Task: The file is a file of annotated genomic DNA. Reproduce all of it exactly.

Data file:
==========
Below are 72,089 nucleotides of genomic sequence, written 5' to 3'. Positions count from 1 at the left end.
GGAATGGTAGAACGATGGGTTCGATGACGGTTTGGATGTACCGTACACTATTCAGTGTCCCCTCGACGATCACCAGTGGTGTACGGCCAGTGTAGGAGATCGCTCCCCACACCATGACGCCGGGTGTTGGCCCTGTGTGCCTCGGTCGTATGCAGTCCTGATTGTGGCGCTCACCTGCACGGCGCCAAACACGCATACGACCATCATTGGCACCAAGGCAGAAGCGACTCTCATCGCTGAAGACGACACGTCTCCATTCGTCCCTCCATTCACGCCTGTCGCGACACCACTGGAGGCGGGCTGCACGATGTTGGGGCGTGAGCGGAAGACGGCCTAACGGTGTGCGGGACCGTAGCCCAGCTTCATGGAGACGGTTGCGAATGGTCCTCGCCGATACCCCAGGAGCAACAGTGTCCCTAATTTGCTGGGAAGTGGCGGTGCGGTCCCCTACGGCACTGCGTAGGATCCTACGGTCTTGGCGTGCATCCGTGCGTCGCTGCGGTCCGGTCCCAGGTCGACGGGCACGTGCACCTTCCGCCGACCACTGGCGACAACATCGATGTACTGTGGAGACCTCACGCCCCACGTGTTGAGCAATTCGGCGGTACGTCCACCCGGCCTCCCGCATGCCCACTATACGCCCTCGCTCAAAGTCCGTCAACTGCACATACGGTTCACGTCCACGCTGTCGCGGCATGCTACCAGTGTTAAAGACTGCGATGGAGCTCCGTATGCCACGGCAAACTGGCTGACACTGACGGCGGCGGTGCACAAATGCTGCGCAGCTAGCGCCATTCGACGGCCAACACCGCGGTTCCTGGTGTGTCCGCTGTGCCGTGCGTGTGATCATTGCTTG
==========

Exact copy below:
Below are 72,089 nucleotides of genomic sequence, written 5' to 3'. Positions count from 1 at the left end.
GGAATGGTAGAACGATGGGTTCGATGACGGTTTGGATGTACCGTACACTATTCAGTGTCCCCTCGACGATCACCAGTGGTGTACGGCCAGTGTAGGAGATCGCTCCCCACACCATGACGCCGGGTGTTGGCCCTGTGTGCCTCGGTCGTATGCAGTCCTGATTGTGGCGCTCACCTGCACGGCGCCAAACACGCATACGACCATCATTGGCACCAAGGCAGAAGCGACTCTCATCGCTGAAGACGACACGTCTCCATTCGTCCCTCCATTCACGCCTGTCGCGACACCACTGGAGGCGGGCTGCACGATGTTGGGGCGTGAGCGGAAGACGGCCTAACGGTGTGCGGGACCGTAGCCCAGCTTCATGGAGACGGTTGCGAATGGTCCTCGCCGATACCCCAGGAGCAACAGTGTCCCTAATTTGCTGGGAAGTGGCGGTGCGGTCCCCTACGGCACTGCGTAGGATCCTACGGTCTTGGCGTGCATCCGTGCGTCGCTGCGGTCCGGTCCCAGGTCGACGGGCACGTGCACCTTCCGCCGACCACTGGCGACAACATCGATGTACTGTGGAGACCTCACGCCCCACGTGTTGAGCAATTCGGCGGTACGTCCACCCGGCCTCCCGCATGCCCACTATACGCCCTCGCTCAAAGTCCGTCAACTGCACATACGGTTCACGTCCACGCTGTCGCGGCATGCTACCAGTGTTAAAGACTGCGATGGAGCTCCGTATGCCACGGCAAACTGGCTGACACTGACGGCGGCGGTGCACAAATGCTGCGCAGCTAGCGCCATTCGACGGCCAACACCGCGGTTCCTGGTGTGTCCGCTGTGCCGTGCGTGTGATCATTGCTTG